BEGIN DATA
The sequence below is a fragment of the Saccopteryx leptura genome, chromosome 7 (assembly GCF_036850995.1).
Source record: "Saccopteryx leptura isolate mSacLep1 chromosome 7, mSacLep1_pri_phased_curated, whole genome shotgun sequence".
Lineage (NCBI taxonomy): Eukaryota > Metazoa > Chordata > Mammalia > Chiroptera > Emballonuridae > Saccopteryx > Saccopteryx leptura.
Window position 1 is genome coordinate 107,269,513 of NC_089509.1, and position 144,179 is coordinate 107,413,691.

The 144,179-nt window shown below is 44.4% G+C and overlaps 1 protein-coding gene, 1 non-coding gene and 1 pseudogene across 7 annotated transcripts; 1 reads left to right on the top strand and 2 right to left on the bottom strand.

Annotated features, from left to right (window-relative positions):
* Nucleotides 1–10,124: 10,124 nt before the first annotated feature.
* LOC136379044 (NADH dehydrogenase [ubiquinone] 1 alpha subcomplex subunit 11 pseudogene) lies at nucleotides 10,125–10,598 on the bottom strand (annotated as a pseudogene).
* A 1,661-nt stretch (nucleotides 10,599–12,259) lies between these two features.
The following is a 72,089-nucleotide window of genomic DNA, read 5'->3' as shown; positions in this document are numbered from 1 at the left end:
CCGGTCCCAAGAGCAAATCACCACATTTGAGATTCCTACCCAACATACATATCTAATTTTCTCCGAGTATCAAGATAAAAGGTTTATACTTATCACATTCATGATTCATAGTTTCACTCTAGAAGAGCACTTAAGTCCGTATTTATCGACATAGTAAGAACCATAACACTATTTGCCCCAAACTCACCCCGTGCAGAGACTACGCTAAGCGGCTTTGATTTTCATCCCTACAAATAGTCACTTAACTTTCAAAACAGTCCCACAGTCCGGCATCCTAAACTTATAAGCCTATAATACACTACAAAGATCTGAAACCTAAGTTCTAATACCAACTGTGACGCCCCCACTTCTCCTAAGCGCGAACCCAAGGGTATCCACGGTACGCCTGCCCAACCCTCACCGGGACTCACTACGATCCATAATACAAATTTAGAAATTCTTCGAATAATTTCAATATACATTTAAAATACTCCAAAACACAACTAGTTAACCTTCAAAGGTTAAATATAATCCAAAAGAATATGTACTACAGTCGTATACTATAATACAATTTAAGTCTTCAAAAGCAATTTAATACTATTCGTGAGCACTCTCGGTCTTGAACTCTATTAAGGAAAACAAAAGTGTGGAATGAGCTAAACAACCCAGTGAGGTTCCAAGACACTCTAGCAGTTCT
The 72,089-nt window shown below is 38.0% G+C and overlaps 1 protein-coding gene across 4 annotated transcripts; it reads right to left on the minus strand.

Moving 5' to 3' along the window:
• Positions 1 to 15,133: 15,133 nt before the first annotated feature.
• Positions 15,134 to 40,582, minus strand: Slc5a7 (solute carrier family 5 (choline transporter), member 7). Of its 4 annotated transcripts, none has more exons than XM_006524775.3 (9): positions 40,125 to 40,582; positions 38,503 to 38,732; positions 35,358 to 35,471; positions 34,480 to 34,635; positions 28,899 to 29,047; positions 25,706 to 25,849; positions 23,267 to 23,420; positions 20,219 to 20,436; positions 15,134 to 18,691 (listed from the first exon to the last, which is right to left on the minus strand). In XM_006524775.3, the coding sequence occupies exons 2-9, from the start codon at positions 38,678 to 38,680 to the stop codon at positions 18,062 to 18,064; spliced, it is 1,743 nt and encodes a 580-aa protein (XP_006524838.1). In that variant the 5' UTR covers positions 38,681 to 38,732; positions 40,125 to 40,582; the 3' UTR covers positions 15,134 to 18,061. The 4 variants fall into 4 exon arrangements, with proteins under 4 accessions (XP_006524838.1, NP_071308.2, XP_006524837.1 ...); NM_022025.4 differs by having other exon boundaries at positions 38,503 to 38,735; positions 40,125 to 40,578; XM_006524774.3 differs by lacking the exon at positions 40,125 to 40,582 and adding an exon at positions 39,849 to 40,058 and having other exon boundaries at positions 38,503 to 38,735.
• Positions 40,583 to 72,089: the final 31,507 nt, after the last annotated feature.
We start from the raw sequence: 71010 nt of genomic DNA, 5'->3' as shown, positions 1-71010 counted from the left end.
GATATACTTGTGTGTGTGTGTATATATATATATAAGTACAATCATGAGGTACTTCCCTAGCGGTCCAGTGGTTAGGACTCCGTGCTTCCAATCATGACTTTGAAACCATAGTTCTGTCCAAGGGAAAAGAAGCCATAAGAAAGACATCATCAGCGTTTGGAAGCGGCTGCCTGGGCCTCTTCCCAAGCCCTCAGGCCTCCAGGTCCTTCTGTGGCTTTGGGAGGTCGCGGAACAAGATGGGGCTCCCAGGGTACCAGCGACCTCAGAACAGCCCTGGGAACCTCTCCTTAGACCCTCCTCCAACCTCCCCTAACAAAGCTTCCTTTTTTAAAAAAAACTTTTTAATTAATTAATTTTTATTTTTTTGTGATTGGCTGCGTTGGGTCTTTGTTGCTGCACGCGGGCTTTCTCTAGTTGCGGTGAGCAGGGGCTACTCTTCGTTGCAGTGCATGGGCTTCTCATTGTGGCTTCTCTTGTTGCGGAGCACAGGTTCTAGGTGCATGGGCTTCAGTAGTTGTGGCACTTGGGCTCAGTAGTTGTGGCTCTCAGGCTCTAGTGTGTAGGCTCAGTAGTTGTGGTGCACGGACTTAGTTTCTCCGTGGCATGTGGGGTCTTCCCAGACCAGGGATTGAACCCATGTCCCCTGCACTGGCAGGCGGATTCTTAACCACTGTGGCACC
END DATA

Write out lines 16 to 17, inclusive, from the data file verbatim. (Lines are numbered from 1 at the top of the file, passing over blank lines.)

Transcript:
• Positions 40,583 to 72,089: the final 31,507 nt, after the last annotated feature.
We start from the raw sequence: 71010 nt of genomic DNA, 5'->3' as shown, positions 1-71010 counted from the left end.